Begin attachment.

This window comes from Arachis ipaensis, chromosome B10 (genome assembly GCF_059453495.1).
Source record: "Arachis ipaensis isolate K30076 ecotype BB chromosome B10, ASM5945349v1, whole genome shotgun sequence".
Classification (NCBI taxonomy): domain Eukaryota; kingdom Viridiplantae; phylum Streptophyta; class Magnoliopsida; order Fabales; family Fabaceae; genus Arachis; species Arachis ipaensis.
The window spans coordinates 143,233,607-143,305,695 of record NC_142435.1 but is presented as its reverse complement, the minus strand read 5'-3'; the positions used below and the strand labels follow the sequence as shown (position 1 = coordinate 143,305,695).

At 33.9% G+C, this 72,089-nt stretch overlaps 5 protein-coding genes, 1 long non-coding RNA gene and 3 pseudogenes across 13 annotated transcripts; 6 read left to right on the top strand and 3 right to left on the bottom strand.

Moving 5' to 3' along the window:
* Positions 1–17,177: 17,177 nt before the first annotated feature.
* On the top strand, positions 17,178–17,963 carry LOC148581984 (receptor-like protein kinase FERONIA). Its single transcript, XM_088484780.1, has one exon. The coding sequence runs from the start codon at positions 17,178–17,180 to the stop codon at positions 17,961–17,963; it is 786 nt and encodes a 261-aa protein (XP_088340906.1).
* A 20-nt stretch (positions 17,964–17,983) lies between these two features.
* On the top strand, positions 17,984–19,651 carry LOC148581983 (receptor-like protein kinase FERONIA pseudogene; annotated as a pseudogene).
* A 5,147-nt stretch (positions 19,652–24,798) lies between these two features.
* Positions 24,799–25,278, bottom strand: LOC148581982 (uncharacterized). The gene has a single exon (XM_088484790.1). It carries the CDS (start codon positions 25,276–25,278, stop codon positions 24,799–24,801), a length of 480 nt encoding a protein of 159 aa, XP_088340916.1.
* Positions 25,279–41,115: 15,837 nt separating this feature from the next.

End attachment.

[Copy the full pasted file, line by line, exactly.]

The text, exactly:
This window comes from Arachis ipaensis, chromosome B10 (genome assembly GCF_059453495.1).
Source record: "Arachis ipaensis isolate K30076 ecotype BB chromosome B10, ASM5945349v1, whole genome shotgun sequence".
Classification (NCBI taxonomy): domain Eukaryota; kingdom Viridiplantae; phylum Streptophyta; class Magnoliopsida; order Fabales; family Fabaceae; genus Arachis; species Arachis ipaensis.
The window spans coordinates 143,233,607-143,305,695 of record NC_142435.1 but is presented as its reverse complement, the minus strand read 5'-3'; the positions used below and the strand labels follow the sequence as shown (position 1 = coordinate 143,305,695).

At 33.9% G+C, this 72,089-nt stretch overlaps 5 protein-coding genes, 1 long non-coding RNA gene and 3 pseudogenes across 13 annotated transcripts; 6 read left to right on the top strand and 3 right to left on the bottom strand.

Moving 5' to 3' along the window:
* Positions 1–17,177: 17,177 nt before the first annotated feature.
* On the top strand, positions 17,178–17,963 carry LOC148581984 (receptor-like protein kinase FERONIA). Its single transcript, XM_088484780.1, has one exon. The coding sequence runs from the start codon at positions 17,178–17,180 to the stop codon at positions 17,961–17,963; it is 786 nt and encodes a 261-aa protein (XP_088340906.1).
* A 20-nt stretch (positions 17,964–17,983) lies between these two features.
* On the top strand, positions 17,984–19,651 carry LOC148581983 (receptor-like protein kinase FERONIA pseudogene; annotated as a pseudogene).
* A 5,147-nt stretch (positions 19,652–24,798) lies between these two features.
* Positions 24,799–25,278, bottom strand: LOC148581982 (uncharacterized). The gene has a single exon (XM_088484790.1). It carries the CDS (start codon positions 25,276–25,278, stop codon positions 24,799–24,801), a length of 480 nt encoding a protein of 159 aa, XP_088340916.1.
* Positions 25,279–41,115: 15,837 nt separating this feature from the next.